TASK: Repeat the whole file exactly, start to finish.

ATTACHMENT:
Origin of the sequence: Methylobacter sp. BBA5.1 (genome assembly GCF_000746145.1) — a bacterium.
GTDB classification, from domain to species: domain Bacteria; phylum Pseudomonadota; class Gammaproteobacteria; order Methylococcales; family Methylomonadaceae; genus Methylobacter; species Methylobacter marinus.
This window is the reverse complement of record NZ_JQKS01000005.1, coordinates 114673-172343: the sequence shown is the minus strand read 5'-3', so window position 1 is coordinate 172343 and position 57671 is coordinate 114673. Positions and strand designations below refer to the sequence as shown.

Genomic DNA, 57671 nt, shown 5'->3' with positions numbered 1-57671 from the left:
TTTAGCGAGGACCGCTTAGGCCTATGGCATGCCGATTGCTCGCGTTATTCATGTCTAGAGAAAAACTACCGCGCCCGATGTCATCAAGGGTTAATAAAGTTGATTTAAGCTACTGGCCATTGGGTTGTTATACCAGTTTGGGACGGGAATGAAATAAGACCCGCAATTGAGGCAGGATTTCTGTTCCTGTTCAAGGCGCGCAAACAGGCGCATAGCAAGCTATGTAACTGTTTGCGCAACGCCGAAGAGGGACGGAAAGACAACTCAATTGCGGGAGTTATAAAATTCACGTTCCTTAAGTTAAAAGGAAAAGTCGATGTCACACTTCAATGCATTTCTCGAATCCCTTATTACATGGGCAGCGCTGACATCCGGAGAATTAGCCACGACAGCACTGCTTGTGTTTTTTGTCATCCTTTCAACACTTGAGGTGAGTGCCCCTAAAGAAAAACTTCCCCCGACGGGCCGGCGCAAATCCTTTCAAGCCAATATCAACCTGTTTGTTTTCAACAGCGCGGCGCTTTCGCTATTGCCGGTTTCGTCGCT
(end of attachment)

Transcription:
Origin of the sequence: Methylobacter sp. BBA5.1 (genome assembly GCF_000746145.1) — a bacterium.
GTDB classification, from domain to species: domain Bacteria; phylum Pseudomonadota; class Gammaproteobacteria; order Methylococcales; family Methylomonadaceae; genus Methylobacter; species Methylobacter marinus.
This window is the reverse complement of record NZ_JQKS01000005.1, coordinates 114673-172343: the sequence shown is the minus strand read 5'-3', so window position 1 is coordinate 172343 and position 57671 is coordinate 114673. Positions and strand designations below refer to the sequence as shown.

Genomic DNA, 57671 nt, shown 5'->3' with positions numbered 1-57671 from the left:
TTTAGCGAGGACCGCTTAGGCCTATGGCATGCCGATTGCTCGCGTTATTCATGTCTAGAGAAAAACTACCGCGCCCGATGTCATCAAGGGTTAATAAAGTTGATTTAAGCTACTGGCCATTGGGTTGTTATACCAGTTTGGGACGGGAATGAAATAAGACCCGCAATTGAGGCAGGATTTCTGTTCCTGTTCAAGGCGCGCAAACAGGCGCATAGCAAGCTATGTAACTGTTTGCGCAACGCCGAAGAGGGACGGAAAGACAACTCAATTGCGGGAGTTATAAAATTCACGTTCCTTAAGTTAAAAGGAAAAGTCGATGTCACACTTCAATGCATTTCTCGAATCCCTTATTACATGGGCAGCGCTGACATCCGGAGAATTAGCCACGACAGCACTGCTTGTGTTTTTTGTCATCCTTTCAACACTTGAGGTGAGTGCCCCTAAAGAAAAACTTCCCCCGACGGGCCGGCGCAAATCCTTTCAAGCCAATATCAACCTGTTTGTTTTCAACAGCGCGGCGCTTTCGCTATTGCCGGTTTCGTCGCT